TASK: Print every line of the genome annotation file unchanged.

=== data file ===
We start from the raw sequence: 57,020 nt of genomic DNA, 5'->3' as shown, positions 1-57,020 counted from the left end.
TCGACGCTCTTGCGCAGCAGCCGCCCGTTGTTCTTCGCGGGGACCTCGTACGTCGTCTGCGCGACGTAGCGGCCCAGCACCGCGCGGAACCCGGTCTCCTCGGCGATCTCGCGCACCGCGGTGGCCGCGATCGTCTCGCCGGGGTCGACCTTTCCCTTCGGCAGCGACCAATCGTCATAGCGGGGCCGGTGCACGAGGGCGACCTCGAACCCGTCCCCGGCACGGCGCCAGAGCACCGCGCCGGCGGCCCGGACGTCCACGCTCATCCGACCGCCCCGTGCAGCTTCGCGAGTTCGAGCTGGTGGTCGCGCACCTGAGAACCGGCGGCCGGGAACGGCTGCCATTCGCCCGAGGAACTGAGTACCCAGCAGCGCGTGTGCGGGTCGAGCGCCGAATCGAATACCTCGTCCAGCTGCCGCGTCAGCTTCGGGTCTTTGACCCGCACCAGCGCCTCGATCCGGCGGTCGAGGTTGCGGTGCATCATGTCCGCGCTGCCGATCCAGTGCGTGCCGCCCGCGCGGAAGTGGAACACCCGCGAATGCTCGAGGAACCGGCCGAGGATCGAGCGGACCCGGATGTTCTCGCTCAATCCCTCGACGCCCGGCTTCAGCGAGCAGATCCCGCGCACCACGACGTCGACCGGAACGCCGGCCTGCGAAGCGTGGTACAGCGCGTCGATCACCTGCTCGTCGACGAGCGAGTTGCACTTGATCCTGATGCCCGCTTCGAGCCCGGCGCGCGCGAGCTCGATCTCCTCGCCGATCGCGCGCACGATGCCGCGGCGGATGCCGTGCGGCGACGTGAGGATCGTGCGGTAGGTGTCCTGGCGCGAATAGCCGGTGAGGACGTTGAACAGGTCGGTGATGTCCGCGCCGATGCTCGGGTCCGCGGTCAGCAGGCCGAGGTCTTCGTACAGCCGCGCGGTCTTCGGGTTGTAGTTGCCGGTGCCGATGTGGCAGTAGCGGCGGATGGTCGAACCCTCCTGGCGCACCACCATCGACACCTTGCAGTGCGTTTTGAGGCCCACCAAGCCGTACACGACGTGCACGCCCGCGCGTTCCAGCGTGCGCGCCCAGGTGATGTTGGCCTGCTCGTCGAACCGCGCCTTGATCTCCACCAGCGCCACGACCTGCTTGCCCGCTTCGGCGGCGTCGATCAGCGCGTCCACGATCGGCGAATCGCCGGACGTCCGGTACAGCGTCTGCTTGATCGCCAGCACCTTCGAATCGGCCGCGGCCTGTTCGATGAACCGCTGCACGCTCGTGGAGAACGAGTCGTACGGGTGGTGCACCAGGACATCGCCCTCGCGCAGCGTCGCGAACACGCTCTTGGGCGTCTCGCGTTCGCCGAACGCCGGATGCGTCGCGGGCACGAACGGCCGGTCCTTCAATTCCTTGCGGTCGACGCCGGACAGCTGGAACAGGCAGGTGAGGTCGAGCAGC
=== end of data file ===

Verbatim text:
We start from the raw sequence: 57,020 nt of genomic DNA, 5'->3' as shown, positions 1-57,020 counted from the left end.
TCGACGCTCTTGCGCAGCAGCCGCCCGTTGTTCTTCGCGGGGACCTCGTACGTCGTCTGCGCGACGTAGCGGCCCAGCACCGCGCGGAACCCGGTCTCCTCGGCGATCTCGCGCACCGCGGTGGCCGCGATCGTCTCGCCGGGGTCGACCTTTCCCTTCGGCAGCGACCAATCGTCATAGCGGGGCCGGTGCACGAGGGCGACCTCGAACCCGTCCCCGGCACGGCGCCAGAGCACCGCGCCGGCGGCCCGGACGTCCACGCTCATCCGACCGCCCCGTGCAGCTTCGCGAGTTCGAGCTGGTGGTCGCGCACCTGAGAACCGGCGGCCGGGAACGGCTGCCATTCGCCCGAGGAACTGAGTACCCAGCAGCGCGTGTGCGGGTCGAGCGCCGAATCGAATACCTCGTCCAGCTGCCGCGTCAGCTTCGGGTCTTTGACCCGCACCAGCGCCTCGATCCGGCGGTCGAGGTTGCGGTGCATCATGTCCGCGCTGCCGATCCAGTGCGTGCCGCCCGCGCGGAAGTGGAACACCCGCGAATGCTCGAGGAACCGGCCGAGGATCGAGCGGACCCGGATGTTCTCGCTCAATCCCTCGACGCCCGGCTTCAGCGAGCAGATCCCGCGCACCACGACGTCGACCGGAACGCCGGCCTGCGAAGCGTGGTACAGCGCGTCGATCACCTGCTCGTCGACGAGCGAGTTGCACTTGATCCTGATGCCCGCTTCGAGCCCGGCGCGCGCGAGCTCGATCTCCTCGCCGATCGCGCGCACGATGCCGCGGCGGATGCCGTGCGGCGACGTGAGGATCGTGCGGTAGGTGTCCTGGCGCGAATAGCCGGTGAGGACGTTGAACAGGTCGGTGATGTCCGCGCCGATGCTCGGGTCCGCGGTCAGCAGGCCGAGGTCTTCGTACAGCCGCGCGGTCTTCGGGTTGTAGTTGCCGGTGCCGATGTGGCAGTAGCGGCGGATGGTCGAACCCTCCTGGCGCACCACCATCGACACCTTGCAGTGCGTTTTGAGGCCCACCAAGCCGTACACGACGTGCACGCCCGCGCGTTCCAGCGTGCGCGCCCAGGTGATGTTGGCCTGCTCGTCGAACCGCGCCTTGATCTCCACCAGCGCCACGACCTGCTTGCCCGCTTCGGCGGCGTCGATCAGCGCGTCCACGATCGGCGAATCGCCGGACGTCCGGTACAGCGTCTGCTTGATCGCCAGCACCTTCGAATCGGCCGCGGCCTGTTCGATGAACCGCTGCACGCTCGTGGAGAACGAGTCGTACGGGTGGTGCACCAGGACATCGCCCTCGCGCAGCGTCGCGAACACGCTCTTGGGCGTCTCGCGTTCGCCGAACGCCGGATGCGTCGCGGGCACGAACGGCCGGTCCTTCAATTCCTTGCGGTCGACGCCGGACAGCTGGAACAGGCAGGTGAGGTCGAGCAGC